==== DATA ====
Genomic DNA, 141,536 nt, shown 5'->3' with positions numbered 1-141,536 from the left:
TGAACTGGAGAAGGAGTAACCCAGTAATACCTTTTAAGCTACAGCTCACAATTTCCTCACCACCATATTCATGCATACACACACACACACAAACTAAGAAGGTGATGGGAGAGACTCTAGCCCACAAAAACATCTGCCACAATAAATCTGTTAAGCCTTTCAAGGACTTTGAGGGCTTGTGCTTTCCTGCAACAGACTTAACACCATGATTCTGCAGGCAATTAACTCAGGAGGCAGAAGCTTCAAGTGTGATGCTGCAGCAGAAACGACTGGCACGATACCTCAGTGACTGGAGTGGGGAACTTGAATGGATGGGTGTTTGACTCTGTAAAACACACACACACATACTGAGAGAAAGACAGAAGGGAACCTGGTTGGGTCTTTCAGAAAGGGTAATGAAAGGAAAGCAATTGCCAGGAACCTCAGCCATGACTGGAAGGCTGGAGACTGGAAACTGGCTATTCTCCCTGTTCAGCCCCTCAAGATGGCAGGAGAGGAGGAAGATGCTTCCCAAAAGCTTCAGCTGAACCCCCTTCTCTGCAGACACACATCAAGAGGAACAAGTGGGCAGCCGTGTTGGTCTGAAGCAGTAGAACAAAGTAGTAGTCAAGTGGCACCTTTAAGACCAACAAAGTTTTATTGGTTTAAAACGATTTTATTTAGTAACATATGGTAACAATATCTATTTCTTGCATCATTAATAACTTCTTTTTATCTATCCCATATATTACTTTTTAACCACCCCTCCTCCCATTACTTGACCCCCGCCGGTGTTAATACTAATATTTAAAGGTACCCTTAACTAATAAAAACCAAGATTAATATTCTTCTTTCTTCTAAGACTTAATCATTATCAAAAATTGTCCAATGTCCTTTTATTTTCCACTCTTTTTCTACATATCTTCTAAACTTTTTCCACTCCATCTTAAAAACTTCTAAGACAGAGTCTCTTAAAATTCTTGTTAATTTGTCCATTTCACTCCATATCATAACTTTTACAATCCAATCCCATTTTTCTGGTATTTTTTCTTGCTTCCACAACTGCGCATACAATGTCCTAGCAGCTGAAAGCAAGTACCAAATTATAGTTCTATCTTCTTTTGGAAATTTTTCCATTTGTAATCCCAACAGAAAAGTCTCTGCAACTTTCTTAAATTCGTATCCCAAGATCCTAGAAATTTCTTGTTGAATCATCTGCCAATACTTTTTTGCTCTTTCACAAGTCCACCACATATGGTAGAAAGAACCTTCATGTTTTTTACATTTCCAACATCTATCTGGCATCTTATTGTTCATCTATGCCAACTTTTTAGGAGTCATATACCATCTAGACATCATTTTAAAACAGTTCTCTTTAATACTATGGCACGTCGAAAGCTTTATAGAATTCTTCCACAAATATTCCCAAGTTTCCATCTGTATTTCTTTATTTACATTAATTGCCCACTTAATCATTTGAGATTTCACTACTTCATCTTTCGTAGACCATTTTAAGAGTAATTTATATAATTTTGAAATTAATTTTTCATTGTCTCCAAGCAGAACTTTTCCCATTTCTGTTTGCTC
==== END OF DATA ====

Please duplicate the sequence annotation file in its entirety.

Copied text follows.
Genomic DNA, 141,536 nt, shown 5'->3' with positions numbered 1-141,536 from the left:
TGAACTGGAGAAGGAGTAACCCAGTAATACCTTTTAAGCTACAGCTCACAATTTCCTCACCACCATATTCATGCATACACACACACACACAAACTAAGAAGGTGATGGGAGAGACTCTAGCCCACAAAAACATCTGCCACAATAAATCTGTTAAGCCTTTCAAGGACTTTGAGGGCTTGTGCTTTCCTGCAACAGACTTAACACCATGATTCTGCAGGCAATTAACTCAGGAGGCAGAAGCTTCAAGTGTGATGCTGCAGCAGAAACGACTGGCACGATACCTCAGTGACTGGAGTGGGGAACTTGAATGGATGGGTGTTTGACTCTGTAAAACACACACACACATACTGAGAGAAAGACAGAAGGGAACCTGGTTGGGTCTTTCAGAAAGGGTAATGAAAGGAAAGCAATTGCCAGGAACCTCAGCCATGACTGGAAGGCTGGAGACTGGAAACTGGCTATTCTCCCTGTTCAGCCCCTCAAGATGGCAGGAGAGGAGGAAGATGCTTCCCAAAAGCTTCAGCTGAACCCCCTTCTCTGCAGACACACATCAAGAGGAACAAGTGGGCAGCCGTGTTGGTCTGAAGCAGTAGAACAAAGTAGTAGTCAAGTGGCACCTTTAAGACCAACAAAGTTTTATTGGTTTAAAACGATTTTATTTAGTAACATATGGTAACAATATCTATTTCTTGCATCATTAATAACTTCTTTTTATCTATCCCATATATTACTTTTTAACCACCCCTCCTCCCATTACTTGACCCCCGCCGGTGTTAATACTAATATTTAAAGGTACCCTTAACTAATAAAAACCAAGATTAATATTCTTCTTTCTTCTAAGACTTAATCATTATCAAAAATTGTCCAATGTCCTTTTATTTTCCACTCTTTTTCTACATATCTTCTAAACTTTTTCCACTCCATCTTAAAAACTTCTAAGACAGAGTCTCTTAAAATTCTTGTTAATTTGTCCATTTCACTCCATATCATAACTTTTACAATCCAATCCCATTTTTCTGGTATTTTTTCTTGCTTCCACAACTGCGCATACAATGTCCTAGCAGCTGAAAGCAAGTACCAAATTATAGTTCTATCTTCTTTTGGAAATTTTTCCATTTGTAATCCCAACAGAAAAGTCTCTGCAACTTTCTTAAATTCGTATCCCAAGATCCTAGAAATTTCTTGTTGAATCATCTGCCAATACTTTTTTGCTCTTTCACAAGTCCACCACATATGGTAGAAAGAACCTTCATGTTTTTTACATTTCCAACATCTATCTGGCATCTTATTGTTCATCTATGCCAACTTTTTAGGAGTCATATACCATCTAGACATCATTTTAAAACAGTTCTCTTTAATACTATGGCACGTCGAAAGCTTTATAGAATTCTTCCACAAATATTCCCAAGTTTCCATCTGTATTTCTTTATTTACATTAATTGCCCACTTAATCATTTGAGATTTCACTACTTCATCTTTCGTAGACCATTTTAAGAGTAATTTATATAATTTTGAAATTAATTTTTCATTGTCTCCAAGCAGAACTTTTCCCATTTCTGTTTGCTC